[Coral-List] Regarding dams, sediment, and coral reefs
Kaufman, Leslie S
lesk at bu.edu
Fri Jan 15 12:47:31 EST 2016
Hi everybody. I am tapping into the recent discussion on the effects of dams on coastal turbidity, and hence, coral reef health.
Dams do of course trap sediments. The effect of actually removing sediment from runoff to coastal waters is temporary. It may be more accurate to say that dams alter the temporal distribution of coastal sediment loads. For example, barring disaster, a dam will trap sediment and reduce coastal turbidity for a period of maybe 15 to 20 years. At the end of its useful life, a dam will either burst- possibly releasing a sudden and dense plume of sediment- or else the dam might be taken down (similar outcome), or the dam might be serviced as newer dams now are, by flushing some of the accumulated sediments. This, again, will create a downstream and potentially a coastal plume. What actually happens is complex, because there is rarely only one dam on a river.
As some of you have been following, a few weeks ago in Minas Gerais (Brazil), disaster was unbarred as a mining dam came down, killing a bunch of people, decimating the aquatic biota of the river, and releasing sediment and tailings into the Rio Doce, which happens to mark the southern end of our study area on the Abrolhos Bank. After a brief reprieve from favorable winds and currents, the plume is now trailing north into the National Park and across the most important concentration of coral reefs in the South Atlantic Basin. Fortunately, this is a coral reef system that is well adapted to chronically high sediment loads; the endemic genus Mussismilia is a champion under such conditions, along with the Siderastrea, Montastrea cavernosa and other corals, hydrocorals, bryozoans, and crustose coralline algae that dominate framework construction in this system. Unfortunately, there is a lot of sediment, plus we are having trouble believing that the toxin load is now insignificant as claimed by the mining company (these are, after all, mine tailings). We have to wait for the data.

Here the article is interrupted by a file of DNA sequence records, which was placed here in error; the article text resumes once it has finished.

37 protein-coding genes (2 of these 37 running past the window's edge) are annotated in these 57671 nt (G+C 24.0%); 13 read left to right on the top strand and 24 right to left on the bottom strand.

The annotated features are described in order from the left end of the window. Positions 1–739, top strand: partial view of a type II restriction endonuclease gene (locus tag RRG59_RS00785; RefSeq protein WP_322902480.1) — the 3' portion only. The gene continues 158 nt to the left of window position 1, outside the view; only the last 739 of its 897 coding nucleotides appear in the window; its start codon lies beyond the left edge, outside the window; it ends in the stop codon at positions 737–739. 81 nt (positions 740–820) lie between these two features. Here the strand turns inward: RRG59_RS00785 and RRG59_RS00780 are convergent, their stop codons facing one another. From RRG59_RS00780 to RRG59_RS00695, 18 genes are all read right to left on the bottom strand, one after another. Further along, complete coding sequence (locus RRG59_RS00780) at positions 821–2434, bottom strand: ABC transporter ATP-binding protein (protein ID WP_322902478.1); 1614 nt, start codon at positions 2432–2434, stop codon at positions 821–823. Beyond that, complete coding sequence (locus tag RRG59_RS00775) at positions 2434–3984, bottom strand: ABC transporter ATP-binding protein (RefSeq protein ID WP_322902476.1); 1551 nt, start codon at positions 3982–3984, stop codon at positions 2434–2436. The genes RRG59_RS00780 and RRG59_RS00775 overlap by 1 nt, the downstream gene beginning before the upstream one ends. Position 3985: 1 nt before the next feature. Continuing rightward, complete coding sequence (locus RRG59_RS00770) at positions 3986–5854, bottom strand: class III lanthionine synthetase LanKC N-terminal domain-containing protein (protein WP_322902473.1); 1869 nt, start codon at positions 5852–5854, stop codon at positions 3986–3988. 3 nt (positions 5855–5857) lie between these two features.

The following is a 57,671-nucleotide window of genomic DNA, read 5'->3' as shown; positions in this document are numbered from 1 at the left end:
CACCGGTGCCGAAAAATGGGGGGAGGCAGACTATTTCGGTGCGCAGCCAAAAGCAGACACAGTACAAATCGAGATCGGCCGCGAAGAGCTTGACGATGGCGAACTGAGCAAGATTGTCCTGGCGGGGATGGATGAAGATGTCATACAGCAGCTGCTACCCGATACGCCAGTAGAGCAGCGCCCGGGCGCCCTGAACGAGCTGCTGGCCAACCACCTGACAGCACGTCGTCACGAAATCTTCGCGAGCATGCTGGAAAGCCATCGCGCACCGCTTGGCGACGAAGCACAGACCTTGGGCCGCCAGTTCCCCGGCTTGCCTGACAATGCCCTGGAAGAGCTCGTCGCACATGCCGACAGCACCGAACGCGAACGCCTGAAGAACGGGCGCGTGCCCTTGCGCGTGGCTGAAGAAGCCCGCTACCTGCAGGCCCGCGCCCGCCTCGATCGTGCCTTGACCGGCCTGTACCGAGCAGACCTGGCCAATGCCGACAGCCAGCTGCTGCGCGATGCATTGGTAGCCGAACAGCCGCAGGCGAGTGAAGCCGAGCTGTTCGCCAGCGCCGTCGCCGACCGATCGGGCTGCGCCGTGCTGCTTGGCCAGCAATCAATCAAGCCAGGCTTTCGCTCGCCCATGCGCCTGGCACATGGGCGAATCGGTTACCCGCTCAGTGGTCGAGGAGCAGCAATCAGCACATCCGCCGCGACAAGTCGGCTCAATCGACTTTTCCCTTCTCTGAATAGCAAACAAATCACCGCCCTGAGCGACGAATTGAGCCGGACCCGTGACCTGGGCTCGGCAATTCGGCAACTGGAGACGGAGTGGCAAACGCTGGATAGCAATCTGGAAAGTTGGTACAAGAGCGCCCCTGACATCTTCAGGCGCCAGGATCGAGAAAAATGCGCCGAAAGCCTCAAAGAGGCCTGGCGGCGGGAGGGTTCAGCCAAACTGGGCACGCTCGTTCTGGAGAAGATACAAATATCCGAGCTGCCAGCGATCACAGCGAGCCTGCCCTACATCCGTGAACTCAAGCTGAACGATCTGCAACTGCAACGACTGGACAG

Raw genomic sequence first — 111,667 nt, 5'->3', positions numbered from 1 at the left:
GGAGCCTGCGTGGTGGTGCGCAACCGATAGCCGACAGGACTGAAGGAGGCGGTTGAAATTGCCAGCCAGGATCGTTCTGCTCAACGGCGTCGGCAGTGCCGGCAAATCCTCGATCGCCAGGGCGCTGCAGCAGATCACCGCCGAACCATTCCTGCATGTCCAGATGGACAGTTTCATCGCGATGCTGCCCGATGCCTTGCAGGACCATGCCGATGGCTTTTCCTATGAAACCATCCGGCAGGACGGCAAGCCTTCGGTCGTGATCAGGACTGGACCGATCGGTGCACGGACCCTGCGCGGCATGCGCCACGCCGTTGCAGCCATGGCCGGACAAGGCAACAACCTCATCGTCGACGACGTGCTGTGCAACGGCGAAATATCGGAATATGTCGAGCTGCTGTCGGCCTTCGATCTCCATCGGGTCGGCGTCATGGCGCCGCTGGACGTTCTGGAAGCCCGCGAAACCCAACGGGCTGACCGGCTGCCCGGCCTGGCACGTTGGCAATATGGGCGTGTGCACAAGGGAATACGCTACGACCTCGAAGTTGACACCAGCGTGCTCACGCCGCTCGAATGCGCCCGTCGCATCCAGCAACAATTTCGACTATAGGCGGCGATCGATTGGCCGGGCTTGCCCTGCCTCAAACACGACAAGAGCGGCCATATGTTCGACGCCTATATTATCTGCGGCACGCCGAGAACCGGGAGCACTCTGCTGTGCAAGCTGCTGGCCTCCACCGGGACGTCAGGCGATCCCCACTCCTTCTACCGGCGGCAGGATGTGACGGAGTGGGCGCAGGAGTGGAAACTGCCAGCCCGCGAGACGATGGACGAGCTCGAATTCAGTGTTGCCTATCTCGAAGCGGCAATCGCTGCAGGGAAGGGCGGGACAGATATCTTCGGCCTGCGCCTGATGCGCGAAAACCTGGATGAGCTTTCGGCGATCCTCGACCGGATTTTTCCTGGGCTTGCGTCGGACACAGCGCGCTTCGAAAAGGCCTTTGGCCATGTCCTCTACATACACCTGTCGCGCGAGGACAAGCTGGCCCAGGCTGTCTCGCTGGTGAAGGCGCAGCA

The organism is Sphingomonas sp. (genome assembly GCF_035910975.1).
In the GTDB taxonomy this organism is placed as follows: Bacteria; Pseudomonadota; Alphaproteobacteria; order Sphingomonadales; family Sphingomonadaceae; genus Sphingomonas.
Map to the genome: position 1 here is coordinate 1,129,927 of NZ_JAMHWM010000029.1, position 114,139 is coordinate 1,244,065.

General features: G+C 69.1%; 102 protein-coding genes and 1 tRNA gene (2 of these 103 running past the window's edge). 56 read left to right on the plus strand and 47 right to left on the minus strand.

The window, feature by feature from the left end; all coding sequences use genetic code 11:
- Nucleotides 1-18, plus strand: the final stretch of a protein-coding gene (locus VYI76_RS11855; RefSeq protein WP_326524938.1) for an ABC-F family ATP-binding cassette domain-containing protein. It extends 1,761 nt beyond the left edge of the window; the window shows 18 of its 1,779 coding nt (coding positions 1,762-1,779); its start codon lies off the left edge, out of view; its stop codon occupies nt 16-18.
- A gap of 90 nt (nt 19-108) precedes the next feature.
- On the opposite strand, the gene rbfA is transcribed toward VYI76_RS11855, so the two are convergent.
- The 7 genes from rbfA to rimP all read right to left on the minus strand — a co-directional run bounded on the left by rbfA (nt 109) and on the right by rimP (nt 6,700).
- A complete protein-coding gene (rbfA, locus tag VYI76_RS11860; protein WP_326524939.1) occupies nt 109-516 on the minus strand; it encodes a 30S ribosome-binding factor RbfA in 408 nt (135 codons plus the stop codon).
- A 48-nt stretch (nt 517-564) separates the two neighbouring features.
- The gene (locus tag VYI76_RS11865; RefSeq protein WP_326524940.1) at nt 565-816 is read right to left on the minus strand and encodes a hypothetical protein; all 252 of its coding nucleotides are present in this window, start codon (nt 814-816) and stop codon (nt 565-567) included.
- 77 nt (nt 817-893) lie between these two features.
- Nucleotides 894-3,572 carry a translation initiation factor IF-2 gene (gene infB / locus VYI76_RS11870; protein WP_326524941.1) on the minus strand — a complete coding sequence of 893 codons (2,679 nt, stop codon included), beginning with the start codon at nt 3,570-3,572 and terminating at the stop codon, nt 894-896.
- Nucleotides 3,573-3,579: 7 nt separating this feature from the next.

Dams can also influence coral reefs by starving coastal geomorphological processes. For example, the Mississippi Delta is disappearing, as we all know…ditto the Mekong Delta, the latter likely much more so once the 100 to 200 dams planned for the Mekong Basin are completed. Will periodic turbidity plumes still be deposited at the river mouth, or in the near future might they instead spread the wealth over areas occupied by coral reefs that may not be so ready for it? Not being a geomorphologist, I can’t say. In Bahia, however, we do have evidence that dams have starved the coastal beaches for sand. These beaches are now eroding, endangering the coastal tourism-based economy. This causes people to do all sorts of things, including clamoring for beach nourishment and perhaps eventually giving up on the coastal tourist industry that also brings people to the coral reefs, jacking up their perceived value and generating revenues for coral reef conservation.
Look beyond the mud.
Professor of Biology
Boston University Marine Program
Marine Conservation Fellow
Betty and Gordon Moore Center for Science and Oceans
lesk at bu.edu<mailto:lesk at bu.edu>
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